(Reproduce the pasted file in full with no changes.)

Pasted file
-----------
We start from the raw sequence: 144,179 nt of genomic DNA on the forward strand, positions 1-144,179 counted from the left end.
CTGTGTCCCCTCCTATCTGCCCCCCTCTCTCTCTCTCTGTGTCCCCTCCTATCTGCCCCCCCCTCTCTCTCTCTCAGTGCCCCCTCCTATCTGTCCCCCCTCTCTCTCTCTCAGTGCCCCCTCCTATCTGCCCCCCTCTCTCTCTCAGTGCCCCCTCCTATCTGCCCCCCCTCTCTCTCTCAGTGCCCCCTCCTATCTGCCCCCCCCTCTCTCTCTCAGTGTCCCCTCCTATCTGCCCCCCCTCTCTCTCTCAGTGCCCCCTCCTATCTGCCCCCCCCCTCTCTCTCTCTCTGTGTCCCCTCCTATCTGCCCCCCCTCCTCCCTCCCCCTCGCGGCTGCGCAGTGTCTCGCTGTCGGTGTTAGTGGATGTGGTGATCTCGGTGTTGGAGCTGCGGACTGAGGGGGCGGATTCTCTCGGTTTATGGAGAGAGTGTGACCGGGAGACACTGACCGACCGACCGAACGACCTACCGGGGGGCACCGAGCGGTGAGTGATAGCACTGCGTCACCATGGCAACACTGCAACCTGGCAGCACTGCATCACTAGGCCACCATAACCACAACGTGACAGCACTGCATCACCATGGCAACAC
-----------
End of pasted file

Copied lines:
We start from the raw sequence: 144,179 nt of genomic DNA on the forward strand, positions 1-144,179 counted from the left end.
CTGTGTCCCCTCCTATCTGCCCCCCTCTCTCTCTCTCTGTGTCCCCTCCTATCTGCCCCCCCCTCTCTCTCTCTCAGTGCCCCCTCCTATCTGTCCCCCCTCTCTCTCTCTCAGTGCCCCCTCCTATCTGCCCCCCTCTCTCTCTCAGTGCCCCCTCCTATCTGCCCCCCCTCTCTCTCTCAGTGCCCCCTCCTATCTGCCCCCCCCTCTCTCTCTCAGTGTCCCCTCCTATCTGCCCCCCCTCTCTCTCTCAGTGCCCCCTCCTATCTGCCCCCCCCCTCTCTCTCTCTCTGTGTCCCCTCCTATCTGCCCCCCCTCCTCCCTCCCCCTCGCGGCTGCGCAGTGTCTCGCTGTCGGTGTTAGTGGATGTGGTGATCTCGGTGTTGGAGCTGCGGACTGAGGGGGCGGATTCTCTCGGTTTATGGAGAGAGTGTGACCGGGAGACACTGACCGACCGACCGAACGACCTACCGGGGGGCACCGAGCGGTGAGTGATAGCACTGCGTCACCATGGCAACACTGCAACCTGGCAGCACTGCATCACTAGGCCACCATAACCACAACGTGACAGCACTGCATCACCATGGCAACAC